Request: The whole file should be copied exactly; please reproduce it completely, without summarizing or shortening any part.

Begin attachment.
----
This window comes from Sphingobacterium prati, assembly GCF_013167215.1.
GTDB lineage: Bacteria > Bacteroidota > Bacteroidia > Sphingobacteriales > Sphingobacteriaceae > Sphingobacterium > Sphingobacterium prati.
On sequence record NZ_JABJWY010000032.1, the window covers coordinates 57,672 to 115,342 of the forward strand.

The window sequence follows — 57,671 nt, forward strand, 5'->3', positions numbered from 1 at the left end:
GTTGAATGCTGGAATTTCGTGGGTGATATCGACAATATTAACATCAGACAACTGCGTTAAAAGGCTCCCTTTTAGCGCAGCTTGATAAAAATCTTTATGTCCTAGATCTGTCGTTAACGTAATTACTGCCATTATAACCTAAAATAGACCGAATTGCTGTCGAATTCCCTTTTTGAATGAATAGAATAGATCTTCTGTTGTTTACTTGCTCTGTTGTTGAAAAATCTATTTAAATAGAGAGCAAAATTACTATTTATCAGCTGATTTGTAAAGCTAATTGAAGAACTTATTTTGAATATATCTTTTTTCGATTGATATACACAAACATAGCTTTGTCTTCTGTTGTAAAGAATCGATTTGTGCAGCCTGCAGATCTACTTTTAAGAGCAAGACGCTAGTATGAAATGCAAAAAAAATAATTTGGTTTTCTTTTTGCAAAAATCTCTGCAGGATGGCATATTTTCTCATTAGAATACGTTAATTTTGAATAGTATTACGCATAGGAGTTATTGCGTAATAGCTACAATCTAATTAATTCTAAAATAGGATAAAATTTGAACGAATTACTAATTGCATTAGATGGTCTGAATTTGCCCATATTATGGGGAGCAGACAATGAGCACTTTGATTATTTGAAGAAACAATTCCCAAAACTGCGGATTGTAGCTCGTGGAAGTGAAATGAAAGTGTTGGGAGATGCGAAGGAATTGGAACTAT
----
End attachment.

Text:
This window comes from Sphingobacterium prati, assembly GCF_013167215.1.
GTDB lineage: Bacteria > Bacteroidota > Bacteroidia > Sphingobacteriales > Sphingobacteriaceae > Sphingobacterium > Sphingobacterium prati.
On sequence record NZ_JABJWY010000032.1, the window covers coordinates 57,672 to 115,342 of the forward strand.

The window sequence follows — 57,671 nt, forward strand, 5'->3', positions numbered from 1 at the left end:
GTTGAATGCTGGAATTTCGTGGGTGATATCGACAATATTAACATCAGACAACTGCGTTAAAAGGCTCCCTTTTAGCGCAGCTTGATAAAAATCTTTATGTCCTAGATCTGTCGTTAACGTAATTACTGCCATTATAACCTAAAATAGACCGAATTGCTGTCGAATTCCCTTTTTGAATGAATAGAATAGATCTTCTGTTGTTTACTTGCTCTGTTGTTGAAAAATCTATTTAAATAGAGAGCAAAATTACTATTTATCAGCTGATTTGTAAAGCTAATTGAAGAACTTATTTTGAATATATCTTTTTTCGATTGATATACACAAACATAGCTTTGTCTTCTGTTGTAAAGAATCGATTTGTGCAGCCTGCAGATCTACTTTTAAGAGCAAGACGCTAGTATGAAATGCAAAAAAAATAATTTGGTTTTCTTTTTGCAAAAATCTCTGCAGGATGGCATATTTTCTCATTAGAATACGTTAATTTTGAATAGTATTACGCATAGGAGTTATTGCGTAATAGCTACAATCTAATTAATTCTAAAATAGGATAAAATTTGAACGAATTACTAATTGCATTAGATGGTCTGAATTTGCCCATATTATGGGGAGCAGACAATGAGCACTTTGATTATTTGAAGAAACAATTCCCAAAACTGCGGATTGTAGCTCGTGGAAGTGAAATGAAAGTGTTGGGAGATGCGAAGGAATTGGAACTAT